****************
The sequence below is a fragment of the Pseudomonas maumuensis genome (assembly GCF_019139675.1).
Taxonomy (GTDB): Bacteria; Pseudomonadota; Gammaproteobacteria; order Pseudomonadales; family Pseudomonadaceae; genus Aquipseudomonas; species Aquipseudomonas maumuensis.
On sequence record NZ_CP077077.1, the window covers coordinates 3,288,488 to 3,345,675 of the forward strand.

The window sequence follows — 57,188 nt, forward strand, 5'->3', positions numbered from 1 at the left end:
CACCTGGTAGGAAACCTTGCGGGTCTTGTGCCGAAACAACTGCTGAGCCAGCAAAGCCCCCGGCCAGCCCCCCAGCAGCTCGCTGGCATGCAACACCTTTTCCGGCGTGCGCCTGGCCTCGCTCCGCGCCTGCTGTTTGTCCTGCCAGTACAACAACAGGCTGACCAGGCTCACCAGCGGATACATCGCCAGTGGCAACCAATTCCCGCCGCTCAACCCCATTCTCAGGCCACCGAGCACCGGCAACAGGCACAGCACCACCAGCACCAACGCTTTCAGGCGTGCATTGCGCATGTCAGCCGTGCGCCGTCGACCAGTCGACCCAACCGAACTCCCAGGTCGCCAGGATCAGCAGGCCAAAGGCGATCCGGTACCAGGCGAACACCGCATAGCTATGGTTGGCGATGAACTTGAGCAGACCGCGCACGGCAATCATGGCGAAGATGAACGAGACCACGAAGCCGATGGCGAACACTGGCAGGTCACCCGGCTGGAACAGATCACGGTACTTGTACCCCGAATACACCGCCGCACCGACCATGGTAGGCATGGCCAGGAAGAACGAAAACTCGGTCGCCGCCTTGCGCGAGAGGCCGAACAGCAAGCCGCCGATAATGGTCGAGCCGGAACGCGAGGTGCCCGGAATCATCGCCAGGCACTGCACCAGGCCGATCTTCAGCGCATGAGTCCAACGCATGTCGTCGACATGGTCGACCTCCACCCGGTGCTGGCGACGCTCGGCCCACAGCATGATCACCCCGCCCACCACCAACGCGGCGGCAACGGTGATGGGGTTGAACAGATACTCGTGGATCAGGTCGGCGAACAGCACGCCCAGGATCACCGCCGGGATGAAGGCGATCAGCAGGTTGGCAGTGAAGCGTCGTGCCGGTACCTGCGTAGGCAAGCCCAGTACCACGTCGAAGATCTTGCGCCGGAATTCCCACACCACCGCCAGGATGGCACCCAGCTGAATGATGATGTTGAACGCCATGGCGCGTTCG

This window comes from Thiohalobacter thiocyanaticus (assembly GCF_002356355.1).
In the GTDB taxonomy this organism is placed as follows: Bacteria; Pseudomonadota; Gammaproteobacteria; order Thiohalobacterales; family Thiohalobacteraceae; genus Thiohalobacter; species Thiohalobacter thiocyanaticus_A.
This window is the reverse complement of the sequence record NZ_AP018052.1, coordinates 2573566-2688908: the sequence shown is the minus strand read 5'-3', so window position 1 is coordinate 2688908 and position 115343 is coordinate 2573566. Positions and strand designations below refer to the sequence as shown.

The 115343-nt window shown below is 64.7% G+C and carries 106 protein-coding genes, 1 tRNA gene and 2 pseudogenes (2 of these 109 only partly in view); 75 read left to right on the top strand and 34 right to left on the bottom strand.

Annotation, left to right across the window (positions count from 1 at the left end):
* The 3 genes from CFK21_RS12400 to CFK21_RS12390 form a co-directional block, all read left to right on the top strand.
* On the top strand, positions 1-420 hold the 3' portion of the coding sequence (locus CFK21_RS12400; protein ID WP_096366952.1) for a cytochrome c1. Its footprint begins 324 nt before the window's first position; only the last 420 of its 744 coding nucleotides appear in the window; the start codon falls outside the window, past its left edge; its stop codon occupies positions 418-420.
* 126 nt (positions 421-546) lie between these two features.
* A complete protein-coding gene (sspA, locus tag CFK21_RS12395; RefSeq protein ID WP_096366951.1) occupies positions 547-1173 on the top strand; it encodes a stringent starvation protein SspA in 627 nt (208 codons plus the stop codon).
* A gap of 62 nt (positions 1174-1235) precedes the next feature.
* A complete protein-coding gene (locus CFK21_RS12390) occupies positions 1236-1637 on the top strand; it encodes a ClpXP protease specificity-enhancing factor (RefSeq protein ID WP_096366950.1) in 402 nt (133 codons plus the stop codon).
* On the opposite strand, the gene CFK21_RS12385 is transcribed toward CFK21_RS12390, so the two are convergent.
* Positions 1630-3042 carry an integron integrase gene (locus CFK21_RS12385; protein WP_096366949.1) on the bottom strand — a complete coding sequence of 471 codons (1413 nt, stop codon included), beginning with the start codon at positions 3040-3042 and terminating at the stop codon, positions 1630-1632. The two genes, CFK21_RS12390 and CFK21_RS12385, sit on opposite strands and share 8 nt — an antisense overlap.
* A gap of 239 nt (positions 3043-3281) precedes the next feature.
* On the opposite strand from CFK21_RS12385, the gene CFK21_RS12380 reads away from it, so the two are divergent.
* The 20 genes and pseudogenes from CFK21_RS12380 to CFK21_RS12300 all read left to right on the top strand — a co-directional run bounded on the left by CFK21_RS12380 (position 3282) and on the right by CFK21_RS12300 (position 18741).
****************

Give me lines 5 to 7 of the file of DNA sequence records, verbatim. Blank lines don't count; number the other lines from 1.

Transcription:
CACCTGGTAGGAAACCTTGCGGGTCTTGTGCCGAAACAACTGCTGAGCCAGCAAAGCCCCCGGCCAGCCCCCCAGCAGCTCGCTGGCATGCAACACCTTTTCCGGCGTGCGCCTGGCCTCGCTCCGCGCCTGCTGTTTGTCCTGCCAGTACAACAACAGGCTGACCAGGCTCACCAGCGGATACATCGCCAGTGGCAACCAATTCCCGCCGCTCAACCCCATTCTCAGGCCACCGAGCACCGGCAACAGGCACAGCACCACCAGCACCAACGCTTTCAGGCGTGCATTGCGCATGTCAGCCGTGCGCCGTCGACCAGTCGACCCAACCGAACTCCCAGGTCGCCAGGATCAGCAGGCCAAAGGCGATCCGGTACCAGGCGAACACCGCATAGCTATGGTTGGCGATGAACTTGAGCAGACCGCGCACGGCAATCATGGCGAAGATGAACGAGACCACGAAGCCGATGGCGAACACTGGCAGGTCACCCGGCTGGAACAGATCACGGTACTTGTACCCCGAATACACCGCCGCACCGACCATGGTAGGCATGGCCAGGAAGAACGAAAACTCGGTCGCCGCCTTGCGCGAGAGGCCGAACAGCAAGCCGCCGATAATGGTCGAGCCGGAACGCGAGGTGCCCGGAATCATCGCCAGGCACTGCACCAGGCCGATCTTCAGCGCATGAGTCCAACGCATGTCGTCGACATGGTCGACCTCCACCCGGTGCTGGCGACGCTCGGCCCACAGCATGATCACCCCGCCCACCACCAACGCGGCGGCAACGGTGATGGGGTTGAACAGATACTCGTGGATCAGGTCGGCGAACAGCACGCCCAGGATCACCGCCGGGATGAAGGCGATCAGCAGGTTGGCAGTGAAGCGTCGTGCCGGTACCTGCGTAGGCAAGCCCAGTACCACGTCGAAGATCTTGCGCCGGAATTCCCACACCACCGCCAGGATGGCACCCAGCTGAATGATGATGTTGAACGCCATGGCGCGTTCG

This window comes from Thiohalobacter thiocyanaticus (assembly GCF_002356355.1).
In the GTDB taxonomy this organism is placed as follows: Bacteria; Pseudomonadota; Gammaproteobacteria; order Thiohalobacterales; family Thiohalobacteraceae; genus Thiohalobacter; species Thiohalobacter thiocyanaticus_A.